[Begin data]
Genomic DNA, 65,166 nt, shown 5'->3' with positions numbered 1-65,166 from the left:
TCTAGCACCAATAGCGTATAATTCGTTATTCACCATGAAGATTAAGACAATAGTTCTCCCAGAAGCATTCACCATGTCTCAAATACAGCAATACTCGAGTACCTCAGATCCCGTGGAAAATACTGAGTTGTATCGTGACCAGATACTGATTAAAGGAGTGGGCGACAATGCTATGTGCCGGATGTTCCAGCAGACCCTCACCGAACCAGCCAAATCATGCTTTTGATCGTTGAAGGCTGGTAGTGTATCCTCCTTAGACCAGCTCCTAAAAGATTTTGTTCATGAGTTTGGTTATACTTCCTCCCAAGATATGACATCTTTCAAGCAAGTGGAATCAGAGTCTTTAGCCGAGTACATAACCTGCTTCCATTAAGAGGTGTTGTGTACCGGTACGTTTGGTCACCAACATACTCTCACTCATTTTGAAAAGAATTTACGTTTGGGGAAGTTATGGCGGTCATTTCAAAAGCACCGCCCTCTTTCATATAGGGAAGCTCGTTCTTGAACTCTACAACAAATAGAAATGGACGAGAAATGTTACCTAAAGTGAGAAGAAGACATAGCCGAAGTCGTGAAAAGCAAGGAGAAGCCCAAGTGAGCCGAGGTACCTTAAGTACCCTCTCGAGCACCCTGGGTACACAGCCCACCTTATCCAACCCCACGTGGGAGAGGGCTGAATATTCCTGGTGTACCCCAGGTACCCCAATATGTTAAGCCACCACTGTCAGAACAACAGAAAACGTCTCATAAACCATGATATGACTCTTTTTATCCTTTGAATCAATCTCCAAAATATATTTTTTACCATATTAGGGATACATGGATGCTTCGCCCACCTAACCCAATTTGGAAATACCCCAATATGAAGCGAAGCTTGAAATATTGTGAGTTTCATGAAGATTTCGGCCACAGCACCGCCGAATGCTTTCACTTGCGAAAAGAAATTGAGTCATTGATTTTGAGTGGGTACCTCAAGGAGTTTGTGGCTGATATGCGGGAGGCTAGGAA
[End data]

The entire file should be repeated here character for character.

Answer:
Genomic DNA, 65,166 nt, shown 5'->3' with positions numbered 1-65,166 from the left:
TCTAGCACCAATAGCGTATAATTCGTTATTCACCATGAAGATTAAGACAATAGTTCTCCCAGAAGCATTCACCATGTCTCAAATACAGCAATACTCGAGTACCTCAGATCCCGTGGAAAATACTGAGTTGTATCGTGACCAGATACTGATTAAAGGAGTGGGCGACAATGCTATGTGCCGGATGTTCCAGCAGACCCTCACCGAACCAGCCAAATCATGCTTTTGATCGTTGAAGGCTGGTAGTGTATCCTCCTTAGACCAGCTCCTAAAAGATTTTGTTCATGAGTTTGGTTATACTTCCTCCCAAGATATGACATCTTTCAAGCAAGTGGAATCAGAGTCTTTAGCCGAGTACATAACCTGCTTCCATTAAGAGGTGTTGTGTACCGGTACGTTTGGTCACCAACATACTCTCACTCATTTTGAAAAGAATTTACGTTTGGGGAAGTTATGGCGGTCATTTCAAAAGCACCGCCCTCTTTCATATAGGGAAGCTCGTTCTTGAACTCTACAACAAATAGAAATGGACGAGAAATGTTACCTAAAGTGAGAAGAAGACATAGCCGAAGTCGTGAAAAGCAAGGAGAAGCCCAAGTGAGCCGAGGTACCTTAAGTACCCTCTCGAGCACCCTGGGTACACAGCCCACCTTATCCAACCCCACGTGGGAGAGGGCTGAATATTCCTGGTGTACCCCAGGTACCCCAATATGTTAAGCCACCACTGTCAGAACAACAGAAAACGTCTCATAAACCATGATATGACTCTTTTTATCCTTTGAATCAATCTCCAAAATATATTTTTTACCATATTAGGGATACATGGATGCTTCGCCCACCTAACCCAATTTGGAAATACCCCAATATGAAGCGAAGCTTGAAATATTGTGAGTTTCATGAAGATTTCGGCCACAGCACCGCCGAATGCTTTCACTTGCGAAAAGAAATTGAGTCATTGATTTTGAGTGGGTACCTCAAGGAGTTTGTGGCTGATATGCGGGAGGCTAGGAA